Pruitt is right about the South being cash poor (but you should ignore his comment about the plantation being burned because New Englanders disliked wealthy Blacks until he documents it). The Confederate government started selling bonds very early to raise money, the Confederate economy was bad at the beginning and only got worse.

Secession was very hostile and the Confederate states were not trying to make nice with the federal government. I can't say for sure that no southern state offered to pay on the federal debt, but I've seen hundreds of claims from Lost Causers that the southern secessionists were peaceful and highly moral, but for all of the points they throw up for evidence of this supposed peacefulness and high morality, I never heard any of them claim that a southern state made such an offer.
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Old December 28th, 2017, 09:34 AM   #28
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The attempts to mediate in early 1861 centered around protection of slavery with the seceding states rejoining the Union. The US was not willing to consider independence at that point or in early 1865. When the Confederacy was doing relatively well in 1862, there were no negotiations, and the US was still not likely to consider independence.
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Old December 28th, 2017, 11:39 AM   #29

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Document it?


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Pruitt is right about the South being cash poor (but you should ignore his comment about the plantation being burned because New Englanders disliked wealthy Blacks until he documents it).
What would you consider "documentation"? I have a number of books on the Red River Campaign and the Civil War in Louisiana. Have you read any books on Yankee troops in Louisiana? If Banks' New England Troops did not burn the plantation when they got there, Smith's Division (The Gorillas) certainly did on the way back down the river. Louisiana had a large number of Free Blacks and many were prosperous enough to own Slaves. It certainly was a shock to the troops in Banks' Army to see a Black man owned the best plantation in Louisiana. It is also a fact that Butler's and Banks' New England troops in Louisiana did not like Slaves and were not above robbing, beating and a bit of rape. They blamed the poor Slaves for them being there.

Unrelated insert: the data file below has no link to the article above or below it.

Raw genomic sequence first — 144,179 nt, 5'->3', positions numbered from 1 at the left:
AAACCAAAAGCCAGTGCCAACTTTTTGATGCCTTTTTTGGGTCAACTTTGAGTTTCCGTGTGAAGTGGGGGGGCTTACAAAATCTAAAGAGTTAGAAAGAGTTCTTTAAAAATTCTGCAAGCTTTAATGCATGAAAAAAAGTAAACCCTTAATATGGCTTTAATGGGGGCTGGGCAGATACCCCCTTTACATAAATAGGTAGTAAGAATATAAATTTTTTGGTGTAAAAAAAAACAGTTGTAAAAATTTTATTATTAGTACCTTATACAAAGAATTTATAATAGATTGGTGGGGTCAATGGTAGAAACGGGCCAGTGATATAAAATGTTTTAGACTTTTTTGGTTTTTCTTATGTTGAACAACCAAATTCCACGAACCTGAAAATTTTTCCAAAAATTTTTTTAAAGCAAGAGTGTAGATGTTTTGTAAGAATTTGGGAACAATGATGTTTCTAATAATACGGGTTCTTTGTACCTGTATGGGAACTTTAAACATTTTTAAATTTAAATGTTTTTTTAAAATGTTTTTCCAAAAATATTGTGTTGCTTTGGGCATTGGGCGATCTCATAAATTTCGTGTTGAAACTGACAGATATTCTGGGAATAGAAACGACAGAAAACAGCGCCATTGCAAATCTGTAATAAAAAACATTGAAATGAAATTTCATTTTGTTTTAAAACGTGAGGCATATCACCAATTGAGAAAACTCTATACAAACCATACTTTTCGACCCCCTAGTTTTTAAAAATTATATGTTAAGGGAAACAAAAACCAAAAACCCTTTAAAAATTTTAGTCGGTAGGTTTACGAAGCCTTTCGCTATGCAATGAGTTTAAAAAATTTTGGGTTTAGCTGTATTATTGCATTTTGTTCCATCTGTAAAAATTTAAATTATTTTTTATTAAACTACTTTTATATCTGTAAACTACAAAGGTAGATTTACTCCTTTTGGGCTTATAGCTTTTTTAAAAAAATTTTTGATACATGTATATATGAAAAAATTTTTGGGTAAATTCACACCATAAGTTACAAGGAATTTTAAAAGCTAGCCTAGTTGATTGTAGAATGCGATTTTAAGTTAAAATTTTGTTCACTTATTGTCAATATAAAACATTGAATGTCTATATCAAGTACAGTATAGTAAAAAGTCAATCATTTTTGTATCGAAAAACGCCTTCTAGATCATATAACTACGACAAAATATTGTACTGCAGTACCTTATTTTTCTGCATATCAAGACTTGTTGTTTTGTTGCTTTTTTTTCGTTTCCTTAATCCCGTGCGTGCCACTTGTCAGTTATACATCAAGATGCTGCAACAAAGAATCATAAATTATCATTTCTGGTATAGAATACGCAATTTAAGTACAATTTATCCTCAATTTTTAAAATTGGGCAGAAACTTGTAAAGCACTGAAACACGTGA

Still if you care to do your own reading I suggest:
"The Civil War in Louisiana" by John D Winters
"The Red River Campaign" by Gary Joiner

Donald S Frazier will be coming out with a book called: "The Contest for the Red River and the Collapse of Confederate Louisiana"

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Old December 28th, 2017, 02:06 PM   #30
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What would you consider "documentation"? I have a number of books on the Red River Campaign and the Civil War in Louisiana. Have you read any books on Yankee troops in Louisiana? If Banks' New England Troops did not burn the plantation when they got there, Smith's Division (The Gorillas) certainly did on the way back down the river. Louisiana had a large number of Free Blacks and many were prosperous enough to own Slaves. It certainly was a shock to the troops in Banks' Army to see a Black man owned the best plantation in Louisiana. It is also a fact that Butler's and Banks' New England troops in Louisiana did not like Slaves and were not above robbing, beating and a bit of rape. They blamed the poor Slaves for them being there.

Still if you care to do your own reading I suggest:
"The Civil War in Louisiana" by John D Winters
"The Red River Campaign" by Gary Joiner

Donald S Frazier will be coming out with a book called: "The Contest for the Red River and the Collapse of Confederate Louisiana"

Pruitt
Nothing you just said shows that anyone actually burnt the plantation because the man was wealthy. The union destroyed many plantations, usually because they were producing something (cotton, food) that could support the Confederate war effort. So far it seems to be a claim concocted by you, so I'm not going to read several books for something that probably isn't there. But if you provide a quote one of those authors saying that is why the plantation was burnt, Then I'll look into it.